Increasing greenhouse gas concentrations have perturbed the radiative balance of the earth-atmosphere system and led to human-induced global climate change. There is strong scientific evidence indicating climate change is expected to increase the frequency, duration, and intensity of extreme temperature and precipitation events and thus negatively impact associated heat wave, drought, flood, and wildfire phenomena. In the western U.S., there is clear concern for increases in wildfire occurrence and severity due to projected climate changes.

This project used a modeling approach to examine the adverse water-quality impacts due to extreme wildfires and associated runoff erosion under projected climatic changes across the western U.S. The overarching goal for this particular proposal is to advance our capability to simulate post-fire runoff erosion at scales larger than a single hillslope, in order to examine the relative contribution of sediment being released to larger streams and rivers in response to wildfire. We used a newly-developed physically based modeling framework that combined large-scale hydrology with hillslope-scale runoff erosion (VIC-WEPP).  Towards the overarching goal, we had following interrelated specific objectives:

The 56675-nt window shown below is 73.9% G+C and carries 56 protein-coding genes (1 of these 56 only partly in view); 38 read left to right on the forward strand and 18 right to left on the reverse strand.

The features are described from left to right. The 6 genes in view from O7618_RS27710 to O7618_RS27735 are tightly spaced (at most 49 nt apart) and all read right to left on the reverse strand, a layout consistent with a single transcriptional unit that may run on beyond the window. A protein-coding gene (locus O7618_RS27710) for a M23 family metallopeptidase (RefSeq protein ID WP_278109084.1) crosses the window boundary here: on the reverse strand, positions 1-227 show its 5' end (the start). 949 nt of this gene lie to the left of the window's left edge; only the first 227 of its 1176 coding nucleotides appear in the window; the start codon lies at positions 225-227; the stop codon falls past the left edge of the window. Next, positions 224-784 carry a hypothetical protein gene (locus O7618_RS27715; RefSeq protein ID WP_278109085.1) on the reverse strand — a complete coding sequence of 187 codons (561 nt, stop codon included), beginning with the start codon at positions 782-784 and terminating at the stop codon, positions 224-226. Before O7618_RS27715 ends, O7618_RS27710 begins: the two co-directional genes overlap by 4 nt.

1. Implementation and evaluation of model performance (at experimental sites).
2. Implement and parameterize model over the Salmon River basin (SRB) of central Idaho.
3. Using simulation, examine the sensitivity of SRB erosion rates to climate versus land cover or soil type.

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